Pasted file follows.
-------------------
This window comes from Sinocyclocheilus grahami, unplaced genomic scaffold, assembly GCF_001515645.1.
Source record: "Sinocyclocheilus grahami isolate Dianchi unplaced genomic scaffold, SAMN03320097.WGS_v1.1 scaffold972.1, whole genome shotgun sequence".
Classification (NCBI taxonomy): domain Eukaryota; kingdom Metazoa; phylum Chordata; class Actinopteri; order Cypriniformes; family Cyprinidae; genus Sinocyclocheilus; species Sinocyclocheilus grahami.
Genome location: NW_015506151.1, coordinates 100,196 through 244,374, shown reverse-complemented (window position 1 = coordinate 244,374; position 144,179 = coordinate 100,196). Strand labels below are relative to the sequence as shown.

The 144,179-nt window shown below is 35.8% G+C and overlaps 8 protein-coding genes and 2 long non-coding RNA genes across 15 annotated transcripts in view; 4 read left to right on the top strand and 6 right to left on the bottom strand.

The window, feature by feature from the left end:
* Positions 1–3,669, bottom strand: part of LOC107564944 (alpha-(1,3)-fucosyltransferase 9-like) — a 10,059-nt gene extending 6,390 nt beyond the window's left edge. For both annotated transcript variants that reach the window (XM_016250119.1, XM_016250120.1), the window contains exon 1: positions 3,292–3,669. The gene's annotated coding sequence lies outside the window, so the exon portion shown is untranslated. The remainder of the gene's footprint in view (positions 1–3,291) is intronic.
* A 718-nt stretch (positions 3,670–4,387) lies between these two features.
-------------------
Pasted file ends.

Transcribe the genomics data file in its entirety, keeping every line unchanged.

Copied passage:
This window comes from Sinocyclocheilus grahami, unplaced genomic scaffold, assembly GCF_001515645.1.
Source record: "Sinocyclocheilus grahami isolate Dianchi unplaced genomic scaffold, SAMN03320097.WGS_v1.1 scaffold972.1, whole genome shotgun sequence".
Classification (NCBI taxonomy): domain Eukaryota; kingdom Metazoa; phylum Chordata; class Actinopteri; order Cypriniformes; family Cyprinidae; genus Sinocyclocheilus; species Sinocyclocheilus grahami.
Genome location: NW_015506151.1, coordinates 100,196 through 244,374, shown reverse-complemented (window position 1 = coordinate 244,374; position 144,179 = coordinate 100,196). Strand labels below are relative to the sequence as shown.

The 144,179-nt window shown below is 35.8% G+C and overlaps 8 protein-coding genes and 2 long non-coding RNA genes across 15 annotated transcripts in view; 4 read left to right on the top strand and 6 right to left on the bottom strand.

The window, feature by feature from the left end:
* Positions 1–3,669, bottom strand: part of LOC107564944 (alpha-(1,3)-fucosyltransferase 9-like) — a 10,059-nt gene extending 6,390 nt beyond the window's left edge. For both annotated transcript variants that reach the window (XM_016250119.1, XM_016250120.1), the window contains exon 1: positions 3,292–3,669. The gene's annotated coding sequence lies outside the window, so the exon portion shown is untranslated. The remainder of the gene's footprint in view (positions 1–3,291) is intronic.
* A 718-nt stretch (positions 3,670–4,387) lies between these two features.